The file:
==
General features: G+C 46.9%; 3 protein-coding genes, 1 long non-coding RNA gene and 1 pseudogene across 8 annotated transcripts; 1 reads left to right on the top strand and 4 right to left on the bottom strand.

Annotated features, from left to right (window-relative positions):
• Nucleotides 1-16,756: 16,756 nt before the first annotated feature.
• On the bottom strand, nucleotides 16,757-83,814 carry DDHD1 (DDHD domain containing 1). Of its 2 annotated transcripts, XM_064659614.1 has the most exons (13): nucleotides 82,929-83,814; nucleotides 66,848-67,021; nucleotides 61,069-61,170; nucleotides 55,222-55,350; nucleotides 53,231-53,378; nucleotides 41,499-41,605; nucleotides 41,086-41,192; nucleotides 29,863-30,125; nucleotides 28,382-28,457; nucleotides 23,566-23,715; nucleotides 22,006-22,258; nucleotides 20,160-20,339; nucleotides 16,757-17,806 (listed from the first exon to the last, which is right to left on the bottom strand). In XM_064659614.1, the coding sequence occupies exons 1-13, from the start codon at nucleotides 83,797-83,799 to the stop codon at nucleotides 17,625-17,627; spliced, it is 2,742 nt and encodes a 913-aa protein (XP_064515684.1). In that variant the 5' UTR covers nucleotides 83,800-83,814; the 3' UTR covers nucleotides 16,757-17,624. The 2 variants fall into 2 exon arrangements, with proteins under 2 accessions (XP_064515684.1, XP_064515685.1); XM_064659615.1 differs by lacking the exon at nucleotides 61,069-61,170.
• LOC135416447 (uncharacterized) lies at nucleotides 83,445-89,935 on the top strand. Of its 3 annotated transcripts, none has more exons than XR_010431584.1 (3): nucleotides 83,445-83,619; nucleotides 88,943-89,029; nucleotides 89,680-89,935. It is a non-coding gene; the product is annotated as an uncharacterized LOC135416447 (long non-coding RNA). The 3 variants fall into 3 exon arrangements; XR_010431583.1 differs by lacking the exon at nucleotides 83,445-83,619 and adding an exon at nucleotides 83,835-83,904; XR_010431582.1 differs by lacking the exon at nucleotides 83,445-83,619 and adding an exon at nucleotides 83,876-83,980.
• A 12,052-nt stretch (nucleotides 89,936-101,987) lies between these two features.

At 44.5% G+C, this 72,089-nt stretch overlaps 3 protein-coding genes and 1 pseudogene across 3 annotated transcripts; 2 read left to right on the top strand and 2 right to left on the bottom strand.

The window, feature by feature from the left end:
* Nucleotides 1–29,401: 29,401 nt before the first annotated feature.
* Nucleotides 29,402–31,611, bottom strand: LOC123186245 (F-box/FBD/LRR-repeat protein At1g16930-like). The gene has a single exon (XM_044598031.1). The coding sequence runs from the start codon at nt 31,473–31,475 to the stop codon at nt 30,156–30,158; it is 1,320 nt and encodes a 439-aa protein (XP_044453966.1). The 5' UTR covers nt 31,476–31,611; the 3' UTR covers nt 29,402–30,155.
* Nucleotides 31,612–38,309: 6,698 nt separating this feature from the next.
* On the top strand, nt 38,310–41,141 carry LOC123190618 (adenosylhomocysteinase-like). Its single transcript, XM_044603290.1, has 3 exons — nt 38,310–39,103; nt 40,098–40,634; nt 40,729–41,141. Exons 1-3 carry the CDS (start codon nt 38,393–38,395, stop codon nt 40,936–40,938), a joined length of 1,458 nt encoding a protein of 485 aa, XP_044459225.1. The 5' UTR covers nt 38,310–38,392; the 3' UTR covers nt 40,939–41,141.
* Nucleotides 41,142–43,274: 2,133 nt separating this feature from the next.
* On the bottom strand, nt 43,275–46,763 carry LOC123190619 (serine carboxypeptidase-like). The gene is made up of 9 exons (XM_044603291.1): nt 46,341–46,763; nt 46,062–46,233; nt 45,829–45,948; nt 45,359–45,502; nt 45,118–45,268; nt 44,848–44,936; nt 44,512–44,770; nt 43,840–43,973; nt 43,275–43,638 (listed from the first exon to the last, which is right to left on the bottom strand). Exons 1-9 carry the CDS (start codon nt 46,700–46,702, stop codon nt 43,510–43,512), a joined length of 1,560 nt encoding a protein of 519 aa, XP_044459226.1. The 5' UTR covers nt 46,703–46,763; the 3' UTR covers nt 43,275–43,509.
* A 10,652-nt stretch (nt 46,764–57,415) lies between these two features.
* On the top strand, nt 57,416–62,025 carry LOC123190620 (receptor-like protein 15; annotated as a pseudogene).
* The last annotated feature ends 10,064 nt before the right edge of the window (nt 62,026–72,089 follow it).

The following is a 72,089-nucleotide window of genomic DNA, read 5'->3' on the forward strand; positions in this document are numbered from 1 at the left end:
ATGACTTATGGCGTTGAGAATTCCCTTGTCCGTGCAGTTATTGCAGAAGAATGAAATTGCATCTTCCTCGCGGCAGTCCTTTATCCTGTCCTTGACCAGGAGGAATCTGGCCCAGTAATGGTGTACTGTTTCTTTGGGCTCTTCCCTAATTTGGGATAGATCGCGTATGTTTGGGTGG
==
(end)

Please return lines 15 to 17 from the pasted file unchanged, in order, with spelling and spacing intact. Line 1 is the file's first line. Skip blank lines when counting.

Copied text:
* A 10,652-nt stretch (nt 46,764–57,415) lies between these two features.
* On the top strand, nt 57,416–62,025 carry LOC123190620 (receptor-like protein 15; annotated as a pseudogene).
* The last annotated feature ends 10,064 nt before the right edge of the window (nt 62,026–72,089 follow it).